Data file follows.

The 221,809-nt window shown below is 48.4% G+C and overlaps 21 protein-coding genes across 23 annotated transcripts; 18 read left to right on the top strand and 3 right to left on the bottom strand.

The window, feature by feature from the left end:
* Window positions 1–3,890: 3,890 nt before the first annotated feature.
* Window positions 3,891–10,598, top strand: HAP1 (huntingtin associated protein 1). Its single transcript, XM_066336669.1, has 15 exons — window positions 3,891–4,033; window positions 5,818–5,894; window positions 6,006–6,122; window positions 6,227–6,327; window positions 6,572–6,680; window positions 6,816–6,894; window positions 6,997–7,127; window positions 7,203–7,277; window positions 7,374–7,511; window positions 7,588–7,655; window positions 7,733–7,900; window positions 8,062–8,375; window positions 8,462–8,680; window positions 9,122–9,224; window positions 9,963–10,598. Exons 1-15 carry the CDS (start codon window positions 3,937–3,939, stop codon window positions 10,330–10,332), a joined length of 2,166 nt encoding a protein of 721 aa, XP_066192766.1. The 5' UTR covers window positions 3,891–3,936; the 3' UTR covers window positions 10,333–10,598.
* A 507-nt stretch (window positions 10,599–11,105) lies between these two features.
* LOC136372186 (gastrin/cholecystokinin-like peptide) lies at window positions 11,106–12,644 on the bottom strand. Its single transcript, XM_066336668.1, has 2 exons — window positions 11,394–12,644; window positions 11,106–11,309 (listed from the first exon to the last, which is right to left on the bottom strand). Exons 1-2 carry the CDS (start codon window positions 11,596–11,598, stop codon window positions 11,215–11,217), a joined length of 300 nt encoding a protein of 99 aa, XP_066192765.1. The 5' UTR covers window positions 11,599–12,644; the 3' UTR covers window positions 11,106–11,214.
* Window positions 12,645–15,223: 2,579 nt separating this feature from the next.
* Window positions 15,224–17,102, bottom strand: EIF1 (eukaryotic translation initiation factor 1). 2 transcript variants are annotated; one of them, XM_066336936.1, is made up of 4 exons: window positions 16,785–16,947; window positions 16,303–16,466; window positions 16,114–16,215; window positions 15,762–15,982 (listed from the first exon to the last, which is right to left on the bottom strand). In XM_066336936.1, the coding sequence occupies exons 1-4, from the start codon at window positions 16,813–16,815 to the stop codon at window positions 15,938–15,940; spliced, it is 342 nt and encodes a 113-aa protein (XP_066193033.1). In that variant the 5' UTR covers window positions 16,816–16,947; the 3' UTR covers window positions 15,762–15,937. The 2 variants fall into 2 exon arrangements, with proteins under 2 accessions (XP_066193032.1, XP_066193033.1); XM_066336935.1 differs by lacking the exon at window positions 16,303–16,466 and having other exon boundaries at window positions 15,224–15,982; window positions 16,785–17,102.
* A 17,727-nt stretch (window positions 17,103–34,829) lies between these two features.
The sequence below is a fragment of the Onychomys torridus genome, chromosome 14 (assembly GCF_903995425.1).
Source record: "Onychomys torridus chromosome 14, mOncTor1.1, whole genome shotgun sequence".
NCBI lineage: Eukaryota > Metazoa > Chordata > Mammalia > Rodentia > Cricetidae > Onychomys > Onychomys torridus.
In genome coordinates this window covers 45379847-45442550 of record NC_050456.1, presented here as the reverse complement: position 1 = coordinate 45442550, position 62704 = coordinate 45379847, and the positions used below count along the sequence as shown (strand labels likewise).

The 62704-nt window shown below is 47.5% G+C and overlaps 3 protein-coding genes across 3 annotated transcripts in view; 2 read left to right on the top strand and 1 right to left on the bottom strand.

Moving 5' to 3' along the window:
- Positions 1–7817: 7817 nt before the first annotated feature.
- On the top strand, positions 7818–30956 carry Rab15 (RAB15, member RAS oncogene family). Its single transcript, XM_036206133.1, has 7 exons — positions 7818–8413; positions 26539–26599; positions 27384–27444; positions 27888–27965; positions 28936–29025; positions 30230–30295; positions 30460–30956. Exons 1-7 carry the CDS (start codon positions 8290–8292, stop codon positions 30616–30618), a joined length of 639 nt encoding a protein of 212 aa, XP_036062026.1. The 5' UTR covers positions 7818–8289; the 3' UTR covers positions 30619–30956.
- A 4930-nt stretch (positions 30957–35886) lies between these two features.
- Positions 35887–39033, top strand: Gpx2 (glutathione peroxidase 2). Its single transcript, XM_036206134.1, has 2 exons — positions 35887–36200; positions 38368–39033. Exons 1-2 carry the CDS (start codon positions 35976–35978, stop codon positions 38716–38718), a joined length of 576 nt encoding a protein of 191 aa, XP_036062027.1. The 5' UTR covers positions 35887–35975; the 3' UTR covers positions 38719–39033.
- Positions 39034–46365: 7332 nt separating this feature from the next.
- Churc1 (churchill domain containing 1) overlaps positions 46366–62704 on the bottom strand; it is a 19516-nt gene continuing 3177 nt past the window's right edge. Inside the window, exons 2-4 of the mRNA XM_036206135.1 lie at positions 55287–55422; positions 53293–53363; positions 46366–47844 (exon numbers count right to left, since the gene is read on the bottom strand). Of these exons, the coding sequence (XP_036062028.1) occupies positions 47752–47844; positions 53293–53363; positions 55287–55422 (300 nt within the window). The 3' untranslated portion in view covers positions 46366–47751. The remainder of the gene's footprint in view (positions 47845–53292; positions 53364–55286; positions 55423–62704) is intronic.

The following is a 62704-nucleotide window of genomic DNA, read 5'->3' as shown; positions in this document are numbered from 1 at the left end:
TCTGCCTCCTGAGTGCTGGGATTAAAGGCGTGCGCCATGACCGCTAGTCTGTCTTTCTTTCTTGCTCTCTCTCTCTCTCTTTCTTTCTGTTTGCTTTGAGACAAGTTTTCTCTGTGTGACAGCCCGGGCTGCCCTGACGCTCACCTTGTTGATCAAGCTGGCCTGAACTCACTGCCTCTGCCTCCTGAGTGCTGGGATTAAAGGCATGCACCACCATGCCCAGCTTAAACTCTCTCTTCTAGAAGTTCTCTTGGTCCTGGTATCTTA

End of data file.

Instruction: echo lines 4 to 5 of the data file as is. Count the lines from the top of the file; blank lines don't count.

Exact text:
* Window positions 3,891–10,598, top strand: HAP1 (huntingtin associated protein 1). Its single transcript, XM_066336669.1, has 15 exons — window positions 3,891–4,033; window positions 5,818–5,894; window positions 6,006–6,122; window positions 6,227–6,327; window positions 6,572–6,680; window positions 6,816–6,894; window positions 6,997–7,127; window positions 7,203–7,277; window positions 7,374–7,511; window positions 7,588–7,655; window positions 7,733–7,900; window positions 8,062–8,375; window positions 8,462–8,680; window positions 9,122–9,224; window positions 9,963–10,598. Exons 1-15 carry the CDS (start codon window positions 3,937–3,939, stop codon window positions 10,330–10,332), a joined length of 2,166 nt encoding a protein of 721 aa, XP_066192766.1. The 5' UTR covers window positions 3,891–3,936; the 3' UTR covers window positions 10,333–10,598.
* A 507-nt stretch (window positions 10,599–11,105) lies between these two features.